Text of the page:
Many of us already know the galling facts: The U.S. incarcerates more people than any other country on earth. If current trends continue, one in three black men born today can expect to be imprisoned during their lifetimes, according to the NAACP. And once in prison, the vicious cycle begins: in some cities or states incarceration makes it nearly impossible to find a job upon release, meaning that 50 percent or more of those people who are imprisoned and let out end up right back where they started: behind bars. The massive $70 billion U.S. corrections system, it seems, fails even to correct.
As the Department of Justice holds “National Reentry Week” April 24 – 30, it’s important to look at the root causes of recidivism. The problems are many and complex. The corrections system usually doesn’t provide educational or skills-based learning to prisoners, meaning that upon release, they are no better off than they were upon entry.
But it goes deeper than skills alone. Ex-prisoners have a brand problem. Employers often shy from hiring the formerly incarcerated due to the sigma attached to prison. However, with 2.3 million people in American prisons today, it’s time to normalize the criminal record. Most of these incarcerated people will ultimately reenter society. It is vital to support them upon release to reduce crime overall, reduce recidivism, and improve public safety.
“Employment is the most direct way to reduce the recidivism rate,” says Anthony “Tony” Lowery, Director of Policy & Advocacy at Safer Foundation, a Chicago-based group dedicated to helping ex-inmates find jobs. The connection between work and crime, he says, isn’t really all that complicated. When someone is arrested and imprisoned, they are removed from productive society and given little to no access to job training. Then, upon release, prison is stigmatized, making it difficult to find work that pays a living wage.
Participants in the Safer Foundation’s jobs program are 30-50 percent less likely to recommit crimes and get arrested again. The program’s services are in high demand from former inmates.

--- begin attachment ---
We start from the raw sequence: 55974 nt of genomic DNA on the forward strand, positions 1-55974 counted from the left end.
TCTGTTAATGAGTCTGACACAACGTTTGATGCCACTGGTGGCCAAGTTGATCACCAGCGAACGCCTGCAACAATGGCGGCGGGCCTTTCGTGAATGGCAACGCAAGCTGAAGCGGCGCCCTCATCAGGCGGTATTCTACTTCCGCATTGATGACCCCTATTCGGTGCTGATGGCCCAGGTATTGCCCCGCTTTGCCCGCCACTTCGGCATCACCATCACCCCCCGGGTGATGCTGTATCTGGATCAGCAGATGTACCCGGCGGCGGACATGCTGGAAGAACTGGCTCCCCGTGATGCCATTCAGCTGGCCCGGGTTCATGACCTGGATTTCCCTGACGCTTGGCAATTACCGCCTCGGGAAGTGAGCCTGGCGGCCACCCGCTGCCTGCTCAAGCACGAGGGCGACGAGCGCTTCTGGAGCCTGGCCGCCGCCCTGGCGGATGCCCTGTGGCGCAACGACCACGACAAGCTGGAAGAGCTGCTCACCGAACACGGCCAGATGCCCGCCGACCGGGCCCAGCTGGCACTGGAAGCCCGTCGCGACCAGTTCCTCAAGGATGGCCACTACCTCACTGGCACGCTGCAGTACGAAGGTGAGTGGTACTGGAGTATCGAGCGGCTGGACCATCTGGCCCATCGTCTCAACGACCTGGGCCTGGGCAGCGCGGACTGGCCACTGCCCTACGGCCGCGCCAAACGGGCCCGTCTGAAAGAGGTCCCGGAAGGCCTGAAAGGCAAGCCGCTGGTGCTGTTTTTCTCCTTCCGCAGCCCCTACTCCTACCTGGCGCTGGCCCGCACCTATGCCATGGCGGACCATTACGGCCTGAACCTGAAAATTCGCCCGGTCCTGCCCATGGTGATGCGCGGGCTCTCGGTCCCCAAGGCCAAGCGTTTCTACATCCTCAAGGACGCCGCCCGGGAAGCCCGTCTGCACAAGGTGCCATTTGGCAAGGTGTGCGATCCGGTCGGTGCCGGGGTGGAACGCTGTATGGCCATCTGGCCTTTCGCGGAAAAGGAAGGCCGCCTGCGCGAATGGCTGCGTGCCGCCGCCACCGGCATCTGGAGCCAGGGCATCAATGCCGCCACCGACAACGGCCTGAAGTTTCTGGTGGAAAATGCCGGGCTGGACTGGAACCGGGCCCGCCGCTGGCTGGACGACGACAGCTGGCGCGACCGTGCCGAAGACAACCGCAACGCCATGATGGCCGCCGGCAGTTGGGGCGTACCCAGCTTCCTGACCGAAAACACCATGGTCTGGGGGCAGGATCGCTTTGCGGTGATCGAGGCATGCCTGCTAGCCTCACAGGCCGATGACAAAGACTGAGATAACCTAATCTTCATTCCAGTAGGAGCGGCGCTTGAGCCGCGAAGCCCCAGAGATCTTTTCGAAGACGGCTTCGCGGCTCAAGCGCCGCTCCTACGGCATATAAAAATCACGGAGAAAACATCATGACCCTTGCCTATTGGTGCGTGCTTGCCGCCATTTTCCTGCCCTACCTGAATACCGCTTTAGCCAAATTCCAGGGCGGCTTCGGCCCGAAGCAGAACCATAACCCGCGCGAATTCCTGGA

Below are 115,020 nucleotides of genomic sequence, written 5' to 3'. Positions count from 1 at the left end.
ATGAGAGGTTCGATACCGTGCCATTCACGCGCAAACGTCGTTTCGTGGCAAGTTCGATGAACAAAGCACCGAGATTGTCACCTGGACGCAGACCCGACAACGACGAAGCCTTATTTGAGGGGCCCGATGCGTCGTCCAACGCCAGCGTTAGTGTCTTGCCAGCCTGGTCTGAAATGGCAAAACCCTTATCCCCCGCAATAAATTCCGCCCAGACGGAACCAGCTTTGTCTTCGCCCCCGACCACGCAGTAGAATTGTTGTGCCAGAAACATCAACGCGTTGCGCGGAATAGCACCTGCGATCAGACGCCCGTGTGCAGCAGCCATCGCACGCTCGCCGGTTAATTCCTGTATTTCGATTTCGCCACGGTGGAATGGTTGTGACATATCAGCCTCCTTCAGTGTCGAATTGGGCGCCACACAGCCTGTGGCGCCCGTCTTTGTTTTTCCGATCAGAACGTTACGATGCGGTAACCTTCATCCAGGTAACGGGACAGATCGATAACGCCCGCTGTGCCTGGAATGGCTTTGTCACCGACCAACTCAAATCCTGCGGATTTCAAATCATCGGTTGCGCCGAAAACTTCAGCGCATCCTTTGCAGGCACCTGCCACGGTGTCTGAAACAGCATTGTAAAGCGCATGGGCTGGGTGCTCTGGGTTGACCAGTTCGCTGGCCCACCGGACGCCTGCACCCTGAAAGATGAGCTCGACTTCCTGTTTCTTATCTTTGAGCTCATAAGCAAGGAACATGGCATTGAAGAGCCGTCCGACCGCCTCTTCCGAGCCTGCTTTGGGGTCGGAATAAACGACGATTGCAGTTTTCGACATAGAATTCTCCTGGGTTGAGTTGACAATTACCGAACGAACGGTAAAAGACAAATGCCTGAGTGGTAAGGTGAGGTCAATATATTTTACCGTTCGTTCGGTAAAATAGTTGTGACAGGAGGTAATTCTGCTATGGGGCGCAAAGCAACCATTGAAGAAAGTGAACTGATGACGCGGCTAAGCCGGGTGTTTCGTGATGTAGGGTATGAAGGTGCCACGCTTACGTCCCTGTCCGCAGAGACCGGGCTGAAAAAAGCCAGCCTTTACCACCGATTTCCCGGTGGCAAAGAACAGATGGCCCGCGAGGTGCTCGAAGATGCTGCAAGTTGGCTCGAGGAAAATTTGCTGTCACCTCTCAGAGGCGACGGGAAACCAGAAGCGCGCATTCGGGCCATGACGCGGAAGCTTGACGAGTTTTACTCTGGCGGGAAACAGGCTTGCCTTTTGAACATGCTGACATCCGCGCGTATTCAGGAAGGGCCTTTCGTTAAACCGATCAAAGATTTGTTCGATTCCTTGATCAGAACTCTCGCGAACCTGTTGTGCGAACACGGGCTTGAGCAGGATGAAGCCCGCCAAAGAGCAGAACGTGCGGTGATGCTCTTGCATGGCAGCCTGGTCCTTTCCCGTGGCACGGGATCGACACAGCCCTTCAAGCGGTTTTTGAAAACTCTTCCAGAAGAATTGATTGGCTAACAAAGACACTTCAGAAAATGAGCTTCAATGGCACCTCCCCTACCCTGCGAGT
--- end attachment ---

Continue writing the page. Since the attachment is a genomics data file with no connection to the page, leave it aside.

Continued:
During Columbia University’s Dinkins’ Forum this year, Former Philadelphia Mayor and SIPA professor Michael Nutter said his city began holding massive job fairs solely for ex-inmates, or as he calls them: “returning citizens.” More than 3,000 returning citizens showed up for the initial job fair, many of them walking away with jobs on the spot, he said. Some understand that they’re getting a second chance, he said—and so become some of the best, hard-working employees.
“If you’ve never really worked…possibly didn’t graduate from high school, previous criminal record, bad group that you hang out with—you spend some quality time with us 6 months, 11 months, whatever the time is, and then you’re released with no ID, no job, no skills, no economic opportunity, same bad neighborhood you came from. Why would we think anything different would happen in that scenario?” Nutter asked.
And that’s a good question. If someone receives no help from society and no aid from the corrections system, how can we expect better outcomes? Particularly, what Nutter is referring to requires an understanding of the humanity behind the crime. A drug dealer isn’t just a drug dealer. He or she may also be a parent, student, or someone living in poverty. It’s a stark reframing of prisoners from wrongdoers to potentially productive members of society.
Small steps, such as rebranding “ex-cons” or “felons” as “returning citizens” go a long way toward normalizing an unfortunate experience or mistake. The words we use matter. Initiatives like Ban the Box bar employers from asking about a criminal record until after a conditional offer of employment has been made. Last week’s historic announcement that Virginia Governor Terry McAuliffe would restore voting rights to felons matters a great deal—it acknowledges that the formerly incarcerated are, indeed, citizens with rights. Policies must go a step further, helping Americans realize that this problem is so widespread that they encounter returning citizens every day—on the subway, on the street, in the Laundromat or coffee shop—without even knowing it. And they are often no less safe for doing so.
“We somehow reduce people to perhaps their worst act or their mistake, and that becomes the defining measure of their humanity,” said Nicholas Turner, President of the Vera Institute of Justice, a New York City-based research organization dedicated to making justice systems fairer at the Dinkins Forum. “I think that we have very little appreciation for what I’ll call human dignity.”
A belief in human dignity may be the most important driver in creating the best policies to help the formerly incarcerated find work and stop the revolving door of recidivism. As Attorney General Loretta Lynch said: “We are more than the worst thing we’ve ever done.”